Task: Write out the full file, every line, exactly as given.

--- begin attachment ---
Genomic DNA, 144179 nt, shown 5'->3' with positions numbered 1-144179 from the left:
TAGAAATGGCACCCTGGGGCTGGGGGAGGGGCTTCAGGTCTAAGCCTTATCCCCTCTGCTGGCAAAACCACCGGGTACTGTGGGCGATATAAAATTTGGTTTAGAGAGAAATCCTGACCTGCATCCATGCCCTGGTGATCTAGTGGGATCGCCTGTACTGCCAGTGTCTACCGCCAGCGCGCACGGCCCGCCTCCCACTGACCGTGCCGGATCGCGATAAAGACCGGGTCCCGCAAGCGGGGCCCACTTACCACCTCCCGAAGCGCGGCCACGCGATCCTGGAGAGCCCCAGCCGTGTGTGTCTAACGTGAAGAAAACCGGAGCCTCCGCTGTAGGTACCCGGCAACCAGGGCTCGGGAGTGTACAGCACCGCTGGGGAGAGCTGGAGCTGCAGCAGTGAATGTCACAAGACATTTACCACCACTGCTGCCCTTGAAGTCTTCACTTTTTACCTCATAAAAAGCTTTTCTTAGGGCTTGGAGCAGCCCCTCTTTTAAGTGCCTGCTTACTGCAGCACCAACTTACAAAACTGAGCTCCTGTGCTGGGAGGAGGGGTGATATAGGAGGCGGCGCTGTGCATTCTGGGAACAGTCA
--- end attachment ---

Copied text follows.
Genomic DNA, 144179 nt, shown 5'->3' with positions numbered 1-144179 from the left:
TAGAAATGGCACCCTGGGGCTGGGGGAGGGGCTTCAGGTCTAAGCCTTATCCCCTCTGCTGGCAAAACCACCGGGTACTGTGGGCGATATAAAATTTGGTTTAGAGAGAAATCCTGACCTGCATCCATGCCCTGGTGATCTAGTGGGATCGCCTGTACTGCCAGTGTCTACCGCCAGCGCGCACGGCCCGCCTCCCACTGACCGTGCCGGATCGCGATAAAGACCGGGTCCCGCAAGCGGGGCCCACTTACCACCTCCCGAAGCGCGGCCACGCGATCCTGGAGAGCCCCAGCCGTGTGTGTCTAACGTGAAGAAAACCGGAGCCTCCGCTGTAGGTACCCGGCAACCAGGGCTCGGGAGTGTACAGCACCGCTGGGGAGAGCTGGAGCTGCAGCAGTGAATGTCACAAGACATTTACCACCACTGCTGCCCTTGAAGTCTTCACTTTTTACCTCATAAAAAGCTTTTCTTAGGGCTTGGAGCAGCCCCTCTTTTAAGTGCCTGCTTACTGCAGCACCAACTTACAAAACTGAGCTCCTGTGCTGGGAGGAGGGGTGATATAGGAGGCGGCGCTGTGCATTCTGGGAACAGTCA